Over the life of his contract, the trade could cost Stanton $13 million. So agents now ask teams in Texas, Florida and Washington, which have no state income tax, to either make up the difference or allow them to opt out of a contract if they trade their clients to states with high tax rates.

Yankees outfielder Giancarlo Stanton is paying a price to play in New York. <span class="copyright">(Mike Ehrmann / Getty Images)</span>
Yankees outfielder Giancarlo Stanton is paying a price to play in New York. (Mike Ehrmann / Getty Images)

“It’s only fair to the players to be able to negotiate an adjustment in the event that the player is traded,” Kahn said.

Some teams, like the Angels under general manager Billy Eppler, try to steer clear of incentives and perks altogether, though Eppler made exceptions for highly paid stars Mike Trout and Anthony Rendon.

Trout gets a hotel suite on the road and use of a luxury suite for home games through 2030. Rendon can add an extra $525,000 to his $25.5-million salary if he is voted MVP of both the World Series and American League Championship Series and is named a starter in the All-Star game. Angels veteran Albert Pujols is contractually guaranteed the use of a luxury suite at Angel Stadium for 10 games each season for his foundation.

Arizona Diamondbacks President Derrick Hall said he rarely offers a perk in contract talks. Yet this winter the team gave free-agent pitcher Madison Bumgarner a suite on the road. The Diamondbacks also promised bonuses to infielder Nick Ahmed and outfielder David Peralta if they spent 150 days on the active roster in either of the next two seasons.

“There are certain teams that, as a policy, will do certain incentives. And there are some who [do] not,” Kahn said.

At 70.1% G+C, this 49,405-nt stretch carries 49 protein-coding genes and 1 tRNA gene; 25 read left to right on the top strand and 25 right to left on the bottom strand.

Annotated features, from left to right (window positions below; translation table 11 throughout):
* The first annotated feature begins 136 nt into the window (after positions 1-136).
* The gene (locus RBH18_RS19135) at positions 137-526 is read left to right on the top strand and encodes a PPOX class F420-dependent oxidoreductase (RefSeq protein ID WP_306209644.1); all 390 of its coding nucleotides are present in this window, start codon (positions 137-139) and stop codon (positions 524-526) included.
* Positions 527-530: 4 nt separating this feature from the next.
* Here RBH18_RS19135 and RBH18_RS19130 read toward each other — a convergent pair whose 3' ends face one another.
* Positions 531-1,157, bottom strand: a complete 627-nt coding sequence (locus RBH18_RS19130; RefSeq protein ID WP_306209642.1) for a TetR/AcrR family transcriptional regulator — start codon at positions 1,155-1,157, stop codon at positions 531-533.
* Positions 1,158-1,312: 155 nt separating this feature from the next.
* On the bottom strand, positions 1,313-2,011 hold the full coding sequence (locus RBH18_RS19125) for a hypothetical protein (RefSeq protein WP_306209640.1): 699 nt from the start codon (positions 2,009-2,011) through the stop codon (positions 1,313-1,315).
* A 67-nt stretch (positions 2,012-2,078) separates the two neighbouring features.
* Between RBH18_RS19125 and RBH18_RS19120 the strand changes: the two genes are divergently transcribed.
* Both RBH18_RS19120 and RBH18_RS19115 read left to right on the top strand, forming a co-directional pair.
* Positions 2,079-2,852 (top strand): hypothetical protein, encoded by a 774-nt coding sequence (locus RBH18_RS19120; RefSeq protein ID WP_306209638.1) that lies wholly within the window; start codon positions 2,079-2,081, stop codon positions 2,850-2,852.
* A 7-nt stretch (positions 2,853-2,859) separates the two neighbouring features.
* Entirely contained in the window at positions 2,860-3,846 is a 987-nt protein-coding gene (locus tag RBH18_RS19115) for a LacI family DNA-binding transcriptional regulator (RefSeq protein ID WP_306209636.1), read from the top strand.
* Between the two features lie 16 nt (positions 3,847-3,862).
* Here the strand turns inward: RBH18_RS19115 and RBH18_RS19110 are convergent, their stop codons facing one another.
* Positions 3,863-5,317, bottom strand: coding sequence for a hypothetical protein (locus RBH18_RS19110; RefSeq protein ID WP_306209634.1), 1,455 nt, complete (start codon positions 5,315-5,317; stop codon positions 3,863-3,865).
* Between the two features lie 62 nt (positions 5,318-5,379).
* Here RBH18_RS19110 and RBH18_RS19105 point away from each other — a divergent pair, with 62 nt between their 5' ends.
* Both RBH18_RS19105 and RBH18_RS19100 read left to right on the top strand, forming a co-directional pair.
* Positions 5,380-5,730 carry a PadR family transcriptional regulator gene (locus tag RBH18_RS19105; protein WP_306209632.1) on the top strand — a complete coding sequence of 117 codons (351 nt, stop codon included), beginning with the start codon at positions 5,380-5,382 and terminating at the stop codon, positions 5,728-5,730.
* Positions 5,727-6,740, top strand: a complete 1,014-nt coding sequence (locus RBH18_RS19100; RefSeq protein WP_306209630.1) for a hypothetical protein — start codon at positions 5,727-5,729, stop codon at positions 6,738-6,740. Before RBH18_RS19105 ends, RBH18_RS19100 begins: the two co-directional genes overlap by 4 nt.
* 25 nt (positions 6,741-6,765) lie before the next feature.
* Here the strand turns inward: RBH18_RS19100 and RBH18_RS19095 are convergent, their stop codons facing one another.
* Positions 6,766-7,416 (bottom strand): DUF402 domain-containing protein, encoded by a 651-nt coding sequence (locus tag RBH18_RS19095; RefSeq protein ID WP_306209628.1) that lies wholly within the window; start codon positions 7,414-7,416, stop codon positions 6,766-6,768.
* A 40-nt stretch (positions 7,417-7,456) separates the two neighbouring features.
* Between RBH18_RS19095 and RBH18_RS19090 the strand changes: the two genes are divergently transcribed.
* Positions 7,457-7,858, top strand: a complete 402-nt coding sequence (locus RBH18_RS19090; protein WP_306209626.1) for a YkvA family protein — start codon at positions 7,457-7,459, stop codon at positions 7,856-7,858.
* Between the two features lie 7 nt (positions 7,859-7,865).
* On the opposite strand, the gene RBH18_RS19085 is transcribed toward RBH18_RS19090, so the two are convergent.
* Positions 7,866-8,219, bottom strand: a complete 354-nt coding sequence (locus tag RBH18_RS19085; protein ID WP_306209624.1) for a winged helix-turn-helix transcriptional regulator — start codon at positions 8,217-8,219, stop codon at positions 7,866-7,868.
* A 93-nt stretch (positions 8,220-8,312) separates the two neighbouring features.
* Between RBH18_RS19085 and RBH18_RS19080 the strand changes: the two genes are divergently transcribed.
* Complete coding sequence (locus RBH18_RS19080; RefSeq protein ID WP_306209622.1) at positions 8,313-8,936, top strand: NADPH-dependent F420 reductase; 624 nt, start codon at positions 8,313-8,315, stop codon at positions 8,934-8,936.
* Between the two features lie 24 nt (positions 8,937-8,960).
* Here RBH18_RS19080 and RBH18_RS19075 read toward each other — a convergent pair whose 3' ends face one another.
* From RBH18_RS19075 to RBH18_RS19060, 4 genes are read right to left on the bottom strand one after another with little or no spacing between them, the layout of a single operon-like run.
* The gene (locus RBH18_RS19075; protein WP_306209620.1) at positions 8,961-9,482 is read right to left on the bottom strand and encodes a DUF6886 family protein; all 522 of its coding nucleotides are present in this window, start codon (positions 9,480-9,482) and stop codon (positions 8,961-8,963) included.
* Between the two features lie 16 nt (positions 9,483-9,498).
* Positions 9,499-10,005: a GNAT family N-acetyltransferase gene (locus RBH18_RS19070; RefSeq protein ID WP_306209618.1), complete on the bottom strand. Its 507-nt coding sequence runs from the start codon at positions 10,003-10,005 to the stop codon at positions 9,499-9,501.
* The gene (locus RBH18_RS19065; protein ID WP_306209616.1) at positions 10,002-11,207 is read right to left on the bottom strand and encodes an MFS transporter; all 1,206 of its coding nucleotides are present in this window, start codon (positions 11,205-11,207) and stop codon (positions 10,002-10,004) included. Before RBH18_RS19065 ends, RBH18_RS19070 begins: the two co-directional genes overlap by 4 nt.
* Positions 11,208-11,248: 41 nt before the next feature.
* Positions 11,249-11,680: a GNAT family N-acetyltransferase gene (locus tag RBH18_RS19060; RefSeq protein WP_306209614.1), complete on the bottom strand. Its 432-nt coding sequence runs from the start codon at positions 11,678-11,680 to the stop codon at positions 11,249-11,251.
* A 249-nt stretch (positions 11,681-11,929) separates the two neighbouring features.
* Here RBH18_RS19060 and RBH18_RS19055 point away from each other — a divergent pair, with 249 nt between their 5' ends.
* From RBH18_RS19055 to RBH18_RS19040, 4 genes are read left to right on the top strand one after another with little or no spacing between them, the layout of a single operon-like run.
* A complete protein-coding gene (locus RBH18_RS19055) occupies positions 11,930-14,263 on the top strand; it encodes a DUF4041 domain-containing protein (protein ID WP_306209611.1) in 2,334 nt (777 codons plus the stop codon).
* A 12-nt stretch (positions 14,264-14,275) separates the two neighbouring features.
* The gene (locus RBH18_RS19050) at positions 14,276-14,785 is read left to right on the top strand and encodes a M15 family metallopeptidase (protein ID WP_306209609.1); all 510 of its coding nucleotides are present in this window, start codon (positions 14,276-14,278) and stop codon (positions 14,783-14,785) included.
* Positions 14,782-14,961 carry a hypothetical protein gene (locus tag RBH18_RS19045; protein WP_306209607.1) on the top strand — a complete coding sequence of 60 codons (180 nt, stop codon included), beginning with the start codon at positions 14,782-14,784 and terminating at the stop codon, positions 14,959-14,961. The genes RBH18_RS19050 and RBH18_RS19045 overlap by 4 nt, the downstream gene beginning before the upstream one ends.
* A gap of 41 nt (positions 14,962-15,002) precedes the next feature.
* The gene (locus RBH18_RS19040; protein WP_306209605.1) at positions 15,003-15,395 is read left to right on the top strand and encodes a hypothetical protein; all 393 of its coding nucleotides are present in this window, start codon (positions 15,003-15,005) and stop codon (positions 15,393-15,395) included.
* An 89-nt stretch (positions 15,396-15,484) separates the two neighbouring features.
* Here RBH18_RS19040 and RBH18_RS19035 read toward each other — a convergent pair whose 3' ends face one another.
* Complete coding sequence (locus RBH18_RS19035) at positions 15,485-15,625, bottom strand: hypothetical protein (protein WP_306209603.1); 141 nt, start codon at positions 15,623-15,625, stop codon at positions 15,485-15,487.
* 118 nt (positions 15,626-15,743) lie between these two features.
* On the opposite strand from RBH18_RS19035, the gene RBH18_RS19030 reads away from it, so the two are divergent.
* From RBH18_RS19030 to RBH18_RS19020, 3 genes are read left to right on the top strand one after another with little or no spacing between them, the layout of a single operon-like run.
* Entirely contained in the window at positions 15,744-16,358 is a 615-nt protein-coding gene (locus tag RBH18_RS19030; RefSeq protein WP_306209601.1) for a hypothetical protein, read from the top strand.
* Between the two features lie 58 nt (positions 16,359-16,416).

What teams can’t do is offer incentives based on performance, such as hitting a certain number of home runs or striking out a certain number of hitters.

“Suppose your brother’s pitching and [you’re] hitting and you need one home run to make $50 million extra or whatever,” Boras said. “You obviously don’t want that.”

But bonuses for winning awards such as a batting title or finishing in high in the MVP voting are common.

Other clauses seem more like inside jokes than attempts at serious rewards.

Reliever J.C. Romero, who had four at-bats in a 14-year career that ended in 2012, had a clause in his contract with the Phillies that would have paid him $50,000 for being the NL’s best-hitting pitcher. And pitcher Charlie Kerfeld’s second big league contract guaranteed him 37 boxes of orange Jell-O to match the No. 37 on his orange Houston Astros’ jersey.

Still other contracts included bonuses for winning MVP of the Division Series. There is no Division Series MVP.

“A lot of it comes down to leverage in terms of the player and the willingness on the part of the teams to provide certain incentives for players to sign when they’re free agents,” Kahn said.

Sometimes all that takes is a sense of humor and a case of Jell-O.